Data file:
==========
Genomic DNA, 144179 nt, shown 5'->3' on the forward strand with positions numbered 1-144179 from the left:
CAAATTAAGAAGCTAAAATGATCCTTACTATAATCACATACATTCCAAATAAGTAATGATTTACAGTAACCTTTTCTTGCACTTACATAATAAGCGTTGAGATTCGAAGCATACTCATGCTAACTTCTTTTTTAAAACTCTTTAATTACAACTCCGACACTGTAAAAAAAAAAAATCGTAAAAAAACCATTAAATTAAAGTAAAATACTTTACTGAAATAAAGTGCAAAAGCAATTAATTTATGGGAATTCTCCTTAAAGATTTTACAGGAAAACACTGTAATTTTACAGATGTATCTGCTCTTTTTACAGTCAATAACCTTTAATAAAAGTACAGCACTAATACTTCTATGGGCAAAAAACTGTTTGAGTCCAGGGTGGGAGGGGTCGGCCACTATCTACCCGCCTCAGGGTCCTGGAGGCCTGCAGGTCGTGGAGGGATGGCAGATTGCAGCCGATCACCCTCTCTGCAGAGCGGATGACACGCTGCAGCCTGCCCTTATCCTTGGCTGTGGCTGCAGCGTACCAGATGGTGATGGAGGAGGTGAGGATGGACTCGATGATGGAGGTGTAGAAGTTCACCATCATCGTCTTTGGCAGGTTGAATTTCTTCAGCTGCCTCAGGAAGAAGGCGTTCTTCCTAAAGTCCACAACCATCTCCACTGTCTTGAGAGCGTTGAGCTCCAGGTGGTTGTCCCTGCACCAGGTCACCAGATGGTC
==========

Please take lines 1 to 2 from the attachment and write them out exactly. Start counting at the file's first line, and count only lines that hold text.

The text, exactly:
Genomic DNA, 144179 nt, shown 5'->3' on the forward strand with positions numbered 1-144179 from the left:
CAAATTAAGAAGCTAAAATGATCCTTACTATAATCACATACATTCCAAATAAGTAATGATTTACAGTAACCTTTTCTTGCACTTACATAATAAGCGTTGAGATTCGAAGCATACTCATGCTAACTTCTTTTTTAAAACTCTTTAATTACAACTCCGACACTGTAAAAAAAAAAAATCGTAAAAAAACCATTAAATTAAAGTAAAATACTTTACTGAAATAAAGTGCAAAAGCAATTAATTTATGGGAATTCTCCTTAAAGATTTTACAGGAAAACACTGTAATTTTACAGATGTATCTGCTCTTTTTACAGTCAATAACCTTTAATAAAAGTACAGCACTAATACTTCTATGGGCAAAAAACTGTTTGAGTCCAGGGTGGGAGGGGTCGGCCACTATCTACCCGCCTCAGGGTCCTGGAGGCCTGCAGGTCGTGGAGGGATGGCAGATTGCAGCCGATCACCCTCTCTGCAGAGCGGATGACACGCTGCAGCCTGCCCTTATCCTTGGCTGTGGCTGCAGCGTACCAGATGGTGATGGAGGAGGTGAGGATGGACTCGATGATGGAGGTGTAGAAGTTCACCATCATCGTCTTTGGCAGGTTGAATTTCTTCAGCTGCCTCAGGAAGAAGGCGTTCTTCCTAAAGTCCACAACCATCTCCACTGTCTTGAGAGCGTTGAGCTCCAGGTGGTTGTCCCTGCACCAGGTCACCAGATGGTC